What Are The Consequences Of Being Charged With Assault?

According to the Criminal Code of Canada, there are different types of assault, each carrying varying degrees of consequence. Some penalties can result in as little as 6 months of imprisonment, while others can carry sentences of up to 14 years. If you or a loved one have been charged with assault, it is vital that you obtain legal representation from an experienced but affordable assault lawyer in Toronto to ensure that you receive the best outcome for your case.

Interested to learn more about the possible consequences of each assault charge in Canada? Keep reading:

Simple Assault

As the most basic assault charge in Canada, simple assault can be prosecuted in one of two ways: as a summary conviction or as an indictable offence. The less severe charge of the two is a summary conviction which can be processed directly by a judge with no need for a jury or a jail sentence.

However, when a simple assault charge is treated as an indictable offence — the more severe of the two — the accused must undergo a formal court process. As a result, the consequences of the charge can then vary depending on the severity of the case and the ruling of the judge.

While the maximum penalty for a summary conviction is an imprisonment term of up to 6 months, anyone who has been charged with assault as an indictable offence is liable for a term of imprisonment up to 5 years.

Assault with a Weapon or Causing Bodily Harm

When notable injuries occur as a result of an assault, the charge is then escalated from a simple assault to an assault causing bodily harm. Whether this harm is caused with or without a weapon, much like simple assault, this charge will be prosecuted in one of two ways.

When prosecuted as a summary conviction, the accused can face a maximum penalty of 18 months in jail; alternatively, when the charge is processed as an indictable offence, the accused could face up to a maximum of 10 years in prison.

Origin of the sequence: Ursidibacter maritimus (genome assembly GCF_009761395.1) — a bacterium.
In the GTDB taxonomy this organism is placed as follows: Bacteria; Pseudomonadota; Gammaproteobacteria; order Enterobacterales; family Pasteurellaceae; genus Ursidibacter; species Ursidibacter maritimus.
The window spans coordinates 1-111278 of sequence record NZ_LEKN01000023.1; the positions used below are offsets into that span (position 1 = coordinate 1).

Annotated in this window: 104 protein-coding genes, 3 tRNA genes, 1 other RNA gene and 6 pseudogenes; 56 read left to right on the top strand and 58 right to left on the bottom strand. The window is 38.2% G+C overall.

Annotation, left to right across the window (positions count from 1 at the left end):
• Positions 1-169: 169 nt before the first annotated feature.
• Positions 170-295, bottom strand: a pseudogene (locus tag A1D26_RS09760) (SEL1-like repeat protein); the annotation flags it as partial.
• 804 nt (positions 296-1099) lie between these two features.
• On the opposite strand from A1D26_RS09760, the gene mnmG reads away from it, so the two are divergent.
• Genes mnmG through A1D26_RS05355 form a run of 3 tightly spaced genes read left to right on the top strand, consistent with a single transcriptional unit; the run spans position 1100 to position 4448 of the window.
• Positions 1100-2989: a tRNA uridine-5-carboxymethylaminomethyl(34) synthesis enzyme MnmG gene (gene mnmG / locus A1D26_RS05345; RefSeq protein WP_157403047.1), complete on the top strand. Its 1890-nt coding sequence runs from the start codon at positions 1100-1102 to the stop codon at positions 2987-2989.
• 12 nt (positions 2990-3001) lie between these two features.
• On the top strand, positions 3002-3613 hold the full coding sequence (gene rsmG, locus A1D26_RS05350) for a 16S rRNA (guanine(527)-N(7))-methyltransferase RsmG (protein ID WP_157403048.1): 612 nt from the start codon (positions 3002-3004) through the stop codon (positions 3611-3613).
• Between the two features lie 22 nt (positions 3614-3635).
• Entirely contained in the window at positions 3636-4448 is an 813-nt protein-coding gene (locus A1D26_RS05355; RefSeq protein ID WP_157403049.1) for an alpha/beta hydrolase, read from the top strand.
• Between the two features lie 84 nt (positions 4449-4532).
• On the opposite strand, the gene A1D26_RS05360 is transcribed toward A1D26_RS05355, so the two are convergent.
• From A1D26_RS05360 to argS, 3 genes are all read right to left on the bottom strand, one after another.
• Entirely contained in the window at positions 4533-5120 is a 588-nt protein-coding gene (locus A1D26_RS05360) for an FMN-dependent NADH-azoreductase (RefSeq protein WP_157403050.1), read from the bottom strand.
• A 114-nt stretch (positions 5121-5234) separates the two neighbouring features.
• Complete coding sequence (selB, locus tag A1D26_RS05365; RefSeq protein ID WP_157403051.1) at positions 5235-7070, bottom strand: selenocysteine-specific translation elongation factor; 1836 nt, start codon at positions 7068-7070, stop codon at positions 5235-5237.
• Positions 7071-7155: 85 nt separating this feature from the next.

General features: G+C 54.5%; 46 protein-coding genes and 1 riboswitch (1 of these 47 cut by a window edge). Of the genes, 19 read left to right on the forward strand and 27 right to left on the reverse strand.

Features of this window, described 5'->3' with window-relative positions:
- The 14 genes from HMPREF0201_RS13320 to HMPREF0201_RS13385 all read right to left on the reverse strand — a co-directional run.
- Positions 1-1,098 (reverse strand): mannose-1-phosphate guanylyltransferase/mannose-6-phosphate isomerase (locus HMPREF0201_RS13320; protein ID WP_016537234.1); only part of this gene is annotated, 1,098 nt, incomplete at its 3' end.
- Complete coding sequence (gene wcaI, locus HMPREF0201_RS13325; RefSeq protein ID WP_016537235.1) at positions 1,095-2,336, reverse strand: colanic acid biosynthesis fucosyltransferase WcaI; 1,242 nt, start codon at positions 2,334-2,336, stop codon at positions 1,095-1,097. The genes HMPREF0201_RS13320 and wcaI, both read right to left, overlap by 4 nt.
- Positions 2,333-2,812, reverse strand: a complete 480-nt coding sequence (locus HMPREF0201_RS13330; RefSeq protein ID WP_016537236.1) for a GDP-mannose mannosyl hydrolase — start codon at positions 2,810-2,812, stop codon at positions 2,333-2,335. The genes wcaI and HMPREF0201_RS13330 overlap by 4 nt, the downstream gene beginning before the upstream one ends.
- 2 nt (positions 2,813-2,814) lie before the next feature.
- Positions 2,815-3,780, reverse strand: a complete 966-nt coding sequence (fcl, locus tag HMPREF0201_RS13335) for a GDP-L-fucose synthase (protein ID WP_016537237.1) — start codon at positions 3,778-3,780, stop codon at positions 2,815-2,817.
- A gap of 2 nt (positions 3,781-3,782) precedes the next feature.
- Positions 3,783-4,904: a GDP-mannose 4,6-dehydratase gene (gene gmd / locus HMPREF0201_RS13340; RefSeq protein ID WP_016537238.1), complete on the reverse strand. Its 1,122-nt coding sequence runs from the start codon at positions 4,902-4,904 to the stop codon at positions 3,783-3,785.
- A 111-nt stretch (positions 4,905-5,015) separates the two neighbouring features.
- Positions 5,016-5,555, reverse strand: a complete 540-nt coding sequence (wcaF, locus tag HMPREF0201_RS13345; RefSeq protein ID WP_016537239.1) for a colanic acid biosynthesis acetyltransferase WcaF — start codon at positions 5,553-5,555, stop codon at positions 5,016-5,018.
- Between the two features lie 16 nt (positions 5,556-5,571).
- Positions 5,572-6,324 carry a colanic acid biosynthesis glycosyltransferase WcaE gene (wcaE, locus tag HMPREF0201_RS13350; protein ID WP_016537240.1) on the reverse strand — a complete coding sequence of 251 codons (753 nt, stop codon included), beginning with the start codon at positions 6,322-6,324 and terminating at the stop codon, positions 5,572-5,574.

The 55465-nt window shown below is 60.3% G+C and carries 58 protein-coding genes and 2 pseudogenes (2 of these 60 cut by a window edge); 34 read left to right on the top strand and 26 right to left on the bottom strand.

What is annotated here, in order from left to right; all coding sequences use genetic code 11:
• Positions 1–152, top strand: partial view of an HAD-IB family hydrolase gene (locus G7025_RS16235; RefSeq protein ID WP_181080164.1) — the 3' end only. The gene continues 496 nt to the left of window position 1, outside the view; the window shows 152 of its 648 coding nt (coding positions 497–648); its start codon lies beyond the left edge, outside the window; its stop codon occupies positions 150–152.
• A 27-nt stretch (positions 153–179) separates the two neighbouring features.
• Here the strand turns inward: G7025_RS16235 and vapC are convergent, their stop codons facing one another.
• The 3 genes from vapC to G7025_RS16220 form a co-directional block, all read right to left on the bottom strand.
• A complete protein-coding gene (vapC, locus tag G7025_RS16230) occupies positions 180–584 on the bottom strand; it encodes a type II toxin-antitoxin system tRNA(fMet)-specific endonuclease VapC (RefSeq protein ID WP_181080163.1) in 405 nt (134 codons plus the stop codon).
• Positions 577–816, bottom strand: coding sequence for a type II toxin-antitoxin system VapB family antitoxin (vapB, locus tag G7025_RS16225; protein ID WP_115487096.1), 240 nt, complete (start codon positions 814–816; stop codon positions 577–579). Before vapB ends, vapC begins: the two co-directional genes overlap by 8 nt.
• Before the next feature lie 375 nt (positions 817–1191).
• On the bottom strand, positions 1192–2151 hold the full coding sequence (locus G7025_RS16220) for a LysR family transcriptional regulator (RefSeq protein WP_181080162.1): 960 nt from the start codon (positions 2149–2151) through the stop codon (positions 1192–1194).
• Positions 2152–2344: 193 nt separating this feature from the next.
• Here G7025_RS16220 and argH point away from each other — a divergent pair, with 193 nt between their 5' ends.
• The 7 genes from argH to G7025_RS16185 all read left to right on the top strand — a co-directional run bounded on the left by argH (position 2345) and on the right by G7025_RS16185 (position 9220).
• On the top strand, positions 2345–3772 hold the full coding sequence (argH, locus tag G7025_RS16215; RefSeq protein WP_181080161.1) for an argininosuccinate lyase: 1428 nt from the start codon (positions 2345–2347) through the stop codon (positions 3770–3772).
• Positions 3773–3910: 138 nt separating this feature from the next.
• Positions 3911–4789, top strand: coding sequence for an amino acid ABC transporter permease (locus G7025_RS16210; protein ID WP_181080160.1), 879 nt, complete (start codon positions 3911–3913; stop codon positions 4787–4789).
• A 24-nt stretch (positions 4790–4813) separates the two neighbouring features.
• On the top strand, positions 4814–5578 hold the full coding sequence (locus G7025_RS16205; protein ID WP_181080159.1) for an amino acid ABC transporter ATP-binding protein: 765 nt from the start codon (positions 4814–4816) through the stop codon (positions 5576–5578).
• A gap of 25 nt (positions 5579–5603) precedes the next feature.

Assaulting a Peace Officer

Though assaulting a public or peace officer who is on duty carries heavy consequences on its own, it should be noted that if the accused resists a lawful arrest on the scene, they could be further penalized for this. According to the Criminal Code of Canada section 270,  the maximum penalty for a summary offence is 6 months prison, while the maximum penalty for an indictable offence of this nature is an imprisonment term of up to 5 years.

Aggravated Assault

If the victim of an assault is wounded, maimed, disfigured, or experiences other life-threatening injuries, the charge is then escalated to aggravated assault. According to section 268 of the Criminal Code of Canada, anyone who is charged with aggravated assault is guilty of an indictable offence and could face up to a maximum of 14 years in prison.

Sexual Assault

The absence of consent in any sexual contact is referred to as a sexual assault. Much like the other types of assault, this charge is prosecuted in one of two ways.

When prosecuted as a summary conviction, the accused can face a maximum penalty of 18 months in prison; however, if the victim is under the age of 16 years, then the accused can face a maximum penalty of 2 years less a day and a minimum of 6 months in prison.

When the charge is processed as an indictable offence, the accused could face up to a maximum of 10 years in jail, but if the victim is under the age of 16 years, then the accused can face a maximum penalty of 14 years and a minimum of one year in jail.

Do you or a loved one need legal advice and representation for an assault charge? Reach out to John Erickson, an experienced assault lawyer in Toronto, today to start building your defense.